Remember the smart one on Baywatch, played by Alexandra Paul? And by smart I mean flat chested.


I caught the tail end of the must-see Lifetime thriller Love Thy Neighbor, in which Alexandra Paul suspects her neighbors might be as likely to lend her a cup of sugar as they are to steal her clothes and belittle her design sense. The solution to her problem is filled with that witty social satire you know and expect from the Lifetime Network. After fending off the psycho suburbanite mom, she pulls out all the heroic stops by saying "Your daughter can't play soccer and she's not even a good cook!" The psycho mom flies off the handle and over the stair rail to her gruesome death. If that hadn't stopped her, Alexandra had plans to graffiti the "Honor Student" bumper sticker on her van.

If there's one thing I admire about the Lifetime Network it's their valued efforts to rescue early nineties TV celebrities from extinction. That and their ability to turn harrowing true stories into embarrassing recaps for those that survived them.

Lesson #3
(courtesy of any soap opera

The housebound don't have standards.

I used to watch Passions in its early days. Any show with the poor taste to exploit Princess Diana's death immediately after AND have shameful CD tie-ins is good enough for me. (I simultaneously gained and lost all respect for the Scissor Sisters in their supernatural cameo here. A guaranteed must see!) Nevertheless, things actually happened on that show. Nothing you'd dare tell your friends about, but still, things happened. Nowadays you're waiting months for an arch nemesis to do someone in, and years for the "will they, won't they" lovers to finally get the hint -- even though you know they'll never show the goods once they do.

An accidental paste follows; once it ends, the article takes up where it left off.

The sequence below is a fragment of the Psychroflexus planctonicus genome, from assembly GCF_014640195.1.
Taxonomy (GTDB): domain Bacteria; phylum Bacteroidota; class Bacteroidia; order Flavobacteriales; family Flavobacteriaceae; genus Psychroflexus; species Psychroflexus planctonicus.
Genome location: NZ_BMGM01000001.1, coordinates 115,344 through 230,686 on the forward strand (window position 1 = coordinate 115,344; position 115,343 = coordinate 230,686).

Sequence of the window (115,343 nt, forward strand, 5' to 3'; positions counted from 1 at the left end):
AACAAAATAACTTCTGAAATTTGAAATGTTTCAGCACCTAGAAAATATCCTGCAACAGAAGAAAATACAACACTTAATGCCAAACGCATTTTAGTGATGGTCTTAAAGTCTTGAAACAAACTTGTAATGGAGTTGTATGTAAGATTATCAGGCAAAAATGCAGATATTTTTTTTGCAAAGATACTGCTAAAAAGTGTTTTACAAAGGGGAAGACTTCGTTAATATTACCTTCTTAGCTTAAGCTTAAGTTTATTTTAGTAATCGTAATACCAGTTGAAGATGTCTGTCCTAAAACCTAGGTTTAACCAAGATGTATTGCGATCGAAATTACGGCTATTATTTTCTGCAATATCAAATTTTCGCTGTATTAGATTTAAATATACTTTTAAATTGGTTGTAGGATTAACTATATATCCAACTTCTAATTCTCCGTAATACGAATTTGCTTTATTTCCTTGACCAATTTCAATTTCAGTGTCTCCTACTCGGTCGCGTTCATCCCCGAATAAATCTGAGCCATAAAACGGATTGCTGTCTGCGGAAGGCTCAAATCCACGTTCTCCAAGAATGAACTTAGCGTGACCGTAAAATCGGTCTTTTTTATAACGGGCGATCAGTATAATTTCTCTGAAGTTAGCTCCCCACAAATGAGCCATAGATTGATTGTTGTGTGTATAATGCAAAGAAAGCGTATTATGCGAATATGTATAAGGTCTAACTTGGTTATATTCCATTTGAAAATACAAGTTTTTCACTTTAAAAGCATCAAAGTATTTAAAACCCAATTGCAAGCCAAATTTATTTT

I know you're thinking about skipping work now too...

Many gay viewers have been following the Luke and Noah storyline on As the World Turns in the hopes of pioneering a realistic gay relationship in daytime television, proclaiming it to be the first of its kind. Well so what? Passions had the first progressive relationship between an elderly witch and her animate doll, so let's get perspective here. What people fail to acknowledge is that the storylines will never be good and the sex scenes will always happen behind closed doors. Is it worth the devotion? The best we have to hope for are shirtless scenes and acting so numbing you're prepped for surgery. These stay at home parents, independently wealthy stoners, and bed-ridden depressives that constitute the daytime ratings just aren't giving themselves or the concept of "taste" enough credit. Do yourself a favor and remember the good old days with Passions' Timmy and Tabitha... Standards, people. Standards.

Thursday, July 24, 2008

Batman, Bateman and a Bad Attitude

In the same time that The Dark Knight became Citizen Kane, I actually went to see the movie, much to my own surprise.

I own up to this: I don't care about superheroes. None of them really. Unless you count Buffy the Vampire Slayer (the series, obviously), the genre is completely off my radar. I love a rich mythology, veiled subtexts and hunky male leads though, so nothing seems missing on the surface. Still, with consistency, I forget these movies the moment I've left the theatre. Worse yet, as is completely unlike me, I nod off within the first hour. In my distaste for eating popcorn at the movies, do the popcorn movies pass me by?